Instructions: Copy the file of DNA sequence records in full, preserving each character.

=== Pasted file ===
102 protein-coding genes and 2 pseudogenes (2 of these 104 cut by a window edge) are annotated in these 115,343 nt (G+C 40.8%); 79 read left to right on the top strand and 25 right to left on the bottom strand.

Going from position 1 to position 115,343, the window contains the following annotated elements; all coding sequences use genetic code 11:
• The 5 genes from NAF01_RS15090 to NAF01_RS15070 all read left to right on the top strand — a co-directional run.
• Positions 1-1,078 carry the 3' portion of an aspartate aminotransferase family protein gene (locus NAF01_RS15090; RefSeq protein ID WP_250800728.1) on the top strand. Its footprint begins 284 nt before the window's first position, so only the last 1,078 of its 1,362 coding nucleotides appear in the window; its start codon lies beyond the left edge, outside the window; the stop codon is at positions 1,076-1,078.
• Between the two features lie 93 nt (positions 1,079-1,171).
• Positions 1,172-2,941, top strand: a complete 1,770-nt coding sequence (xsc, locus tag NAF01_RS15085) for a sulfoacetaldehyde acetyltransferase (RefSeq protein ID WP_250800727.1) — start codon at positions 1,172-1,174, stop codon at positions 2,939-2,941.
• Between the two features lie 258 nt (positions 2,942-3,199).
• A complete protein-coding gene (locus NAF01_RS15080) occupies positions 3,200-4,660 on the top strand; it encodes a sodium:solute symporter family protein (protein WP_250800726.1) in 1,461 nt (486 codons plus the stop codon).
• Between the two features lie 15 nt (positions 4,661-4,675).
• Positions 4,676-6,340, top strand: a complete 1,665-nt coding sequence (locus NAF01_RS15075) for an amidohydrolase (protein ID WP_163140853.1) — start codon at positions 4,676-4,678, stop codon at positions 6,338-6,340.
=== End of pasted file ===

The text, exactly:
102 protein-coding genes and 2 pseudogenes (2 of these 104 cut by a window edge) are annotated in these 115,343 nt (G+C 40.8%); 79 read left to right on the top strand and 25 right to left on the bottom strand.

Going from position 1 to position 115,343, the window contains the following annotated elements; all coding sequences use genetic code 11:
• The 5 genes from NAF01_RS15090 to NAF01_RS15070 all read left to right on the top strand — a co-directional run.
• Positions 1-1,078 carry the 3' portion of an aspartate aminotransferase family protein gene (locus NAF01_RS15090; RefSeq protein ID WP_250800728.1) on the top strand. Its footprint begins 284 nt before the window's first position, so only the last 1,078 of its 1,362 coding nucleotides appear in the window; its start codon lies beyond the left edge, outside the window; the stop codon is at positions 1,076-1,078.
• Between the two features lie 93 nt (positions 1,079-1,171).
• Positions 1,172-2,941, top strand: a complete 1,770-nt coding sequence (xsc, locus tag NAF01_RS15085) for a sulfoacetaldehyde acetyltransferase (RefSeq protein ID WP_250800727.1) — start codon at positions 1,172-1,174, stop codon at positions 2,939-2,941.
• Between the two features lie 258 nt (positions 2,942-3,199).
• A complete protein-coding gene (locus NAF01_RS15080) occupies positions 3,200-4,660 on the top strand; it encodes a sodium:solute symporter family protein (protein WP_250800726.1) in 1,461 nt (486 codons plus the stop codon).
• Between the two features lie 15 nt (positions 4,661-4,675).
• Positions 4,676-6,340, top strand: a complete 1,665-nt coding sequence (locus NAF01_RS15075) for an amidohydrolase (protein ID WP_163140853.1) — start codon at positions 4,676-4,678, stop codon at positions 6,338-6,340.